Patch Adams (1998)

15 May


Smith’s Verdict: *1/2

Reviewed by Tanner Smith

“Patch Adams” is one of the most manipulative films that is said to be “based on a true story.” And it is based on a true story (albeit very loosely)—the life story of Dr. Hunter “Patch” Adams. I’ll get to the fact-vs.-fiction aspects later in this review, but to get straight to the point, even if it wasn’t loosely based on the life story of a fascinating individual, I still wouldn’t recommend “Patch Adams.” It’s not only manipulative in the ways of delivering melodrama; it’s forced, obvious, and very clichéd. Its main purpose is to bestow upon movie audiences an emotional tearjerker by using cheap maneuvers.

Robin Williams stars as the title character, Patch Adams. As the movie begins, he is a mental patient in the Fairfax State Psychiatric Ward. During his time there, he finds he is able to help his fellow inmates, and decides to become a medical doctor. When he’s released, he enrolls in the Virginia Medical University, where he is the oldest first-year student, at age 40-something.

But because this is a contrived feel-good melodrama that shows almost every other character as one-dimensional, Patch questions the methods that are being taught that involve emotional detachment from patients. Patch believes that in order to treat a patient’s disease, it’s important for a doctor to reach and connect with the patient. To prove his points, he shows a few students a few methods of his own, such as seeing patients (even though only third-year students are allowed to deal with patients) and pulling all sorts of antics to cheer them up and make them laugh. But of course, while a few fellow students follow him on this, Dean Walcott (Bob Gunton) doesn’t approve of Patch’s “excessive happiness” and seeks to throw him out of medical school.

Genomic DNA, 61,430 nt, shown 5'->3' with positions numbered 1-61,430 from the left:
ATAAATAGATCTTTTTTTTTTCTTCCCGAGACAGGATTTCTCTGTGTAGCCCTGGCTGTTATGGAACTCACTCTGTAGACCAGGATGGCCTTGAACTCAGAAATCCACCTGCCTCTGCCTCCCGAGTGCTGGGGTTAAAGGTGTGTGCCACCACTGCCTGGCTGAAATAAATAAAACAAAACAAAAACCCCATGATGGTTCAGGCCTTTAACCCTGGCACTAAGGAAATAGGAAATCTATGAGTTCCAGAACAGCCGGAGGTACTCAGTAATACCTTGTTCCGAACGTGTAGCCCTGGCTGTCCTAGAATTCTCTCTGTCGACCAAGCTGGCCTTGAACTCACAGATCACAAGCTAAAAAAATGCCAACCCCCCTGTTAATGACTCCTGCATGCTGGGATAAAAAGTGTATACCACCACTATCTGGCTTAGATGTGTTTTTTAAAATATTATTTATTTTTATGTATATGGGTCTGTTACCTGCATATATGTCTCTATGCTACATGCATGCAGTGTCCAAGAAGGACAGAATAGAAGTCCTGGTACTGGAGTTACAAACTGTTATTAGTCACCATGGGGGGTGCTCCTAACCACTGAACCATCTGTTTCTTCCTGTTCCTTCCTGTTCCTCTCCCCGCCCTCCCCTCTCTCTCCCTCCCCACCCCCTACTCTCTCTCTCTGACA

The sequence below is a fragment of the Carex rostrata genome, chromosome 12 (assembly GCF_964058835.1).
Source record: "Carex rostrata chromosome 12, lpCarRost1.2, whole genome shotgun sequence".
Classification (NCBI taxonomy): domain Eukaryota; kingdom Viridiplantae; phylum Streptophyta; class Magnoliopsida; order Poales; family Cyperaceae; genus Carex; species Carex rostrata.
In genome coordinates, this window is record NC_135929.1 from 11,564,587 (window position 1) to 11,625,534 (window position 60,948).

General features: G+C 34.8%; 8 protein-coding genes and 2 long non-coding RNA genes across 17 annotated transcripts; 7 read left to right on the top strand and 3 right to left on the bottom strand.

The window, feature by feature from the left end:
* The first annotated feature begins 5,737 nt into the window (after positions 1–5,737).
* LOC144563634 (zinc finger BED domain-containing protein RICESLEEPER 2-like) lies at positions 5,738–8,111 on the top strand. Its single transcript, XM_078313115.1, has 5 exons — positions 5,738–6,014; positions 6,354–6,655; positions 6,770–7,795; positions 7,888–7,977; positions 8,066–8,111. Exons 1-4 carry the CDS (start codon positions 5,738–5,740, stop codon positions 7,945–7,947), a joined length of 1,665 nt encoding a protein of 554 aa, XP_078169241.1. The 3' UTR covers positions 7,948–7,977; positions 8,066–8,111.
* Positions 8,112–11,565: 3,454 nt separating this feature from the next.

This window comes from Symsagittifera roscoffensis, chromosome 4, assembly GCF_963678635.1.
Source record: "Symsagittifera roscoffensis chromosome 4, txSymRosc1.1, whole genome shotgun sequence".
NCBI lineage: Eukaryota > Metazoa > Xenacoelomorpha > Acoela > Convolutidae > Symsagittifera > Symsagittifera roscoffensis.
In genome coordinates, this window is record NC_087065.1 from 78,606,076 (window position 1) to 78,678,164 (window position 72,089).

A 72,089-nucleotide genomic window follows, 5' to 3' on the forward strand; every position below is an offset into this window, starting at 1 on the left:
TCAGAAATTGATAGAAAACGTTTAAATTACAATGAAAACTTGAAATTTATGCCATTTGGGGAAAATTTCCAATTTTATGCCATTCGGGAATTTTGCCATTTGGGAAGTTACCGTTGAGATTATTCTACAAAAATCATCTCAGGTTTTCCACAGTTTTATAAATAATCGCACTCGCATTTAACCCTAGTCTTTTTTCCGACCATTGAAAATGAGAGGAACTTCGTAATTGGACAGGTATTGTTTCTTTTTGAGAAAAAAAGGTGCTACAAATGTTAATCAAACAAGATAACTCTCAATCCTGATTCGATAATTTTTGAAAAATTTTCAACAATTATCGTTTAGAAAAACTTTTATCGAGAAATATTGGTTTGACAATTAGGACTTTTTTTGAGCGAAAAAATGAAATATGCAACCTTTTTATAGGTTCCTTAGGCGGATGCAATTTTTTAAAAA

By the way, I’m not even kidding—that’s literally what he calls Patch’s behavior and his reason for such untraditional behavior.

The depiction of the other doctors in “Patch Adams” is one of the most manipulative parts of the movie. They’re simply plot-tools to make us hate them and like Patch. This movie acts as if bedside manner is nonexistent and there’s apparently no difference between being a doctor and a complete jerk. And this movie also acts as if Patch Adams was the first person to invent such methods as a doctor-patient relationship. OK, I guess it sort of makes sense that emotional detachment keeps some doctors from being too involved to the point where they can’t let themselves go any further with the patient, because of such a relationship. But here’s a tip for the stuck-up jerkoffs in this movie—at least learn the patient’s name for starters.

Patch uses all sorts of tricks and treats to make patients happy. And to be honest, he’s quite good at it. He’s a good clown…but wait a minute! This unstable, out-of-control, “excessively happy” man is supposed to be a doctor? If he really wants to reach people and cheer them up, why doesn’t he just skip the psychiatrist concept or medical doctor angle and just become a clown that is assigned to come to hospitals and bring joy where it’s needed?

Oh wait, I forgot—it’s because, as Patch believes, laughter is the best medicine, so I guess that counts…?